West Hararghe Zone

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A map of the regions and zones of Ethiopia.

Mirab Hararghe (or "West Hararge") is one of the Zones in the Ethiopian Region of Oromia. West Hararghe takes its name from the former province of Hararghe. West Harerge is bordered on the south by the Shebelle River which separates it from Bale, on the southwest by Arsi, on the northwest by the Afar Region, on the north by the Somali Region and on the east by East Hararghe. Towns in West Hararghe include Chiro, Bedessa, Gelemso, and Mieso.

The highest point in this Zone is Mount Arba Gugu (3574 meters).

The Central Statistical Agency (CSA) reported that 8,364.00 tons of coffee were produced in West Hararghe in the year ending in 2005, based on inspection records from the Ethiopian Coffee and Tea authority. This represents 7.27% of the Region's output and 3.7% of Ethiopia's total output.[1]

Demographics[edit]

Based on the 2007 Census conducted by the CSA, this Zone has a total population of 1,871,706, an increase of 47.16% over the 1994 census, of whom 958,861 are men and 912,845 women; with an area of 15,065.86 square kilometers, West Hararghe has a population density of 124.23. While 160,895 or 9.36% are urban inhabitants, a further 10,567 or 0.56% are pastoralists. A total of 395,127 households were counted in this Zone, which results in an average of 4.74 persons to a household, and 380,019 housing units. The three largest ethnic groups reported were the Oromo (90.12%), the Amhara (7.24%) and the Somali (1.26%); all other ethnic groups made up 1.38% of the population. Oromiffa was spoken as a first language by 89.47%, Amharic was spoken by 8.82% and Somali by 1.2%; the remaining 0.51% spoke all other primary languages reported. The majority of the inhabitants were Muslim, with 88.05% of the population having reported they practiced that belief, while 11.11% of the population professed Ethiopian Orthodox Christianity. [2]

The 1994 national census reported a total population for this Zone of 1,271,894 in 265,147 households, of whom 653,529 were men and 618,365 women; 95,864 or 7.54% of its population were urban dwellers at the time.[3] (This total also includes an estimate for the inhabitants of one rural and one urban kebeles and parts of two urban ones, which were not counted; they were estimated to have 2,978 inhabitants, of whom 1,524 were men and 1,454 were women.[4]) The four largest ethnic groups reported in West Hararghe were the Oromo (85.85%), the Amhara (11.45%), the Somali (1.17%), and the Argobba (0.81%); all other ethnic groups made up 0.72% of the population. Oromiffa was spoken as a first language by 85.35%, 13.2% Amharic, and 1.12% spoke Somali; the remaining 0.33% spoke all other primary languages reported. The majority of the inhabitants were Muslim, with 85.44% of the population having reported they practiced that belief, while 11.28% professed Ethiopian Orthodox Christianity.[3]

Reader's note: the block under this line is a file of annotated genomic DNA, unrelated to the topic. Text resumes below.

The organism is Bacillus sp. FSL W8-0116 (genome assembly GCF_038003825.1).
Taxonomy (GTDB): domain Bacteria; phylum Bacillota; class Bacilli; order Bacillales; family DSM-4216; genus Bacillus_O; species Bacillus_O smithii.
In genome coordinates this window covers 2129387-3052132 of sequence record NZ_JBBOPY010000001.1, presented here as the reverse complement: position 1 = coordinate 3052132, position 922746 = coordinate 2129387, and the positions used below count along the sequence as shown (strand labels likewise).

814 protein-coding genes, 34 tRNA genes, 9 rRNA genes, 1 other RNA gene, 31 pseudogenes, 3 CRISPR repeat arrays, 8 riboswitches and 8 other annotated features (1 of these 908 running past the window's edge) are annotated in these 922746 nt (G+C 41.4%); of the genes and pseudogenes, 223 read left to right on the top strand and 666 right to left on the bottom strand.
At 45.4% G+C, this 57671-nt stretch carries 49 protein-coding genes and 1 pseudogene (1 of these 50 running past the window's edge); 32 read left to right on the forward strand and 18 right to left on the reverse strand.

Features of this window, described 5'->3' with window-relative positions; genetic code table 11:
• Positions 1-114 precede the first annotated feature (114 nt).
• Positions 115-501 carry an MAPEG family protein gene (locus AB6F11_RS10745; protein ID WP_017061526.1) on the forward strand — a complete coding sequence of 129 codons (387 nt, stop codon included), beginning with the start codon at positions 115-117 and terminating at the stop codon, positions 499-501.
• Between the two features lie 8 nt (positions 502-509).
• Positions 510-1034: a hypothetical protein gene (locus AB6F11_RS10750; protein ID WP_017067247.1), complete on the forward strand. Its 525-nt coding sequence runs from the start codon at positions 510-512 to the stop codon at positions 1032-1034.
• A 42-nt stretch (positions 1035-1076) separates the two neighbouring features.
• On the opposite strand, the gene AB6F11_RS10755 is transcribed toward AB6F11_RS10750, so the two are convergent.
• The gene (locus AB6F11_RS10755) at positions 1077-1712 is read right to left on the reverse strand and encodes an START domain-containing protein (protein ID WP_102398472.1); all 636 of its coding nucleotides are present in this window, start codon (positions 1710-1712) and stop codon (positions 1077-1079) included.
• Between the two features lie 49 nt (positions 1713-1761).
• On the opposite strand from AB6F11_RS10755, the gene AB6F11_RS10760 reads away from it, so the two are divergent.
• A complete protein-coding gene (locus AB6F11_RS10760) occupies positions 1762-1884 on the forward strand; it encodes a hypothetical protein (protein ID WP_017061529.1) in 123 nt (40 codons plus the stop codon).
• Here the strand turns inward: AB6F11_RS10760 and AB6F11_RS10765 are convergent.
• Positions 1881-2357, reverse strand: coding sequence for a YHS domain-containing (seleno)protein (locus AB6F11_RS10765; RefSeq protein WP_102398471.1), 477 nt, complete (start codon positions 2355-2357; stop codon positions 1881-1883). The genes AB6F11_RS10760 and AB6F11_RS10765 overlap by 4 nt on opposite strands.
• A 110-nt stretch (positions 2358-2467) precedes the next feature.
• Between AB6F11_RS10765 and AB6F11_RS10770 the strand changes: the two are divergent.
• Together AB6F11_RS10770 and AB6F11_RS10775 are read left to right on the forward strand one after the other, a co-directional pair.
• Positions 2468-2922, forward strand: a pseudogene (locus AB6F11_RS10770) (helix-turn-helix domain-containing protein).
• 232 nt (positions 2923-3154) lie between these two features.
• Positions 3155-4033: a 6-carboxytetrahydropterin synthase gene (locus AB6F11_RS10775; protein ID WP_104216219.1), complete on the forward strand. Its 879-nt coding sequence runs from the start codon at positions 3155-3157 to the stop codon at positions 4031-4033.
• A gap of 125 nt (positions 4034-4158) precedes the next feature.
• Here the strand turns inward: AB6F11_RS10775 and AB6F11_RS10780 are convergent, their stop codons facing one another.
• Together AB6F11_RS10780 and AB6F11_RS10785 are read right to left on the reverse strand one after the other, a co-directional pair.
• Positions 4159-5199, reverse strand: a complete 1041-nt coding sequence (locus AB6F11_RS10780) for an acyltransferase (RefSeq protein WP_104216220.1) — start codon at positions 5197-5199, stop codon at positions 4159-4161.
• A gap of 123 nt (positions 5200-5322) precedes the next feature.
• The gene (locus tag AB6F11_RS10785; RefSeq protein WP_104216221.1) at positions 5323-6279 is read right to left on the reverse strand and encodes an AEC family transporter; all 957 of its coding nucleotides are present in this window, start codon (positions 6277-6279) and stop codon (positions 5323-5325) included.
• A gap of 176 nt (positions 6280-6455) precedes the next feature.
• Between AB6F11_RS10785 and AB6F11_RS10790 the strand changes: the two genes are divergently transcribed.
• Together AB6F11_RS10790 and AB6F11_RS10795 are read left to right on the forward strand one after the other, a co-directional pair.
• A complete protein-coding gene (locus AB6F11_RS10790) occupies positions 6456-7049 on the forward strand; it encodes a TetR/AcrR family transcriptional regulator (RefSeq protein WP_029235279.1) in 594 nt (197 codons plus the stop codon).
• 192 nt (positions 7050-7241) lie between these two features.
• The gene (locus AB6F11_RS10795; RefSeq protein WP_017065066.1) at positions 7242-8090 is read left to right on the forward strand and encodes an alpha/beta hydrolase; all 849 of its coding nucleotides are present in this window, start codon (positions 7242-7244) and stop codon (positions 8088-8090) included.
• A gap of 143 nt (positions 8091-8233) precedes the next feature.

According to a May 24, 2004 World Bank memorandum, 9% of the inhabitants of West Hararghe have access to electricity, this zone has a road density of 23.6 kilometers per 1000 square kilometers (compared to the national average of 30 kilometers),[5] the average rural household has 0.5 hectare of land (compared to the national average of 1.01 hectare of land and an average of 1.14 for the Oromia Region)[6] and the equivalent of 0.6 heads of livestock. 16.4% of the population is in non-farm related jobs, compared to the national average of 25% and a regional average of 24%. Concerning education, 55% of all eligible children are enrolled in primary school, and 8% in secondary schools. Concerning health, 92% of the zone is exposed to malaria, and none to Tsetse fly. The memorandum gave this zone a drought risk rating of 372.[7]

The Oromia Regional government announced 25 May 2006 that 429 drinkable water projects had been completed in the Zone, which combined with other ongoing projects would bring drinkable water to 72,300 inhabitants and raise the percentage of access from 37% to 47%.[8]

Notes[edit]

  1. ^ CSA 2005 National Statistics, Table D.2
  2. ^ Census 2007 Tables: Oromia Region, Tables 2.1, 2.4, 2.5, 3.1, 3.2 and 3.4.
  3. ^ a b 1994 Population and Housing Census of Ethiopia: Results for Oromia Region, Vol. 1, part 1, Tables 2.1, 2.7, 2.12, 2.15, 2.17 (accessed 6 April 2009).
  4. ^ 1994 Population and Housing Census of Ethiopia: Results for Oromia Region, Vol. 1, part 2, Annex Table 2 (accessed 6 April 2009).
  5. ^ "Ethiopia - Second Road Sector Development Program Project", p.3 (World Bank Project Appraisal Document, published 19 May 2003)
  6. ^ Comparative national and regional figures comes from another World Bank publication, Klaus Deininger et al. "Tenure Security and Land Related Investment", WP-2991 (accessed 23 March 2006).
  7. ^ World Bank, Four Ethiopias: A Regional Characterization (accessed 23 March 2006).
  8. ^ Close to 430 potable water projects go operational in West Harerghe zone(WIC) (Oromia State Government website, accessed 6 October 2006)

Coordinates: 8°40′N 40°30′E / 8.667°N 40.500°E / 8.667; 40.500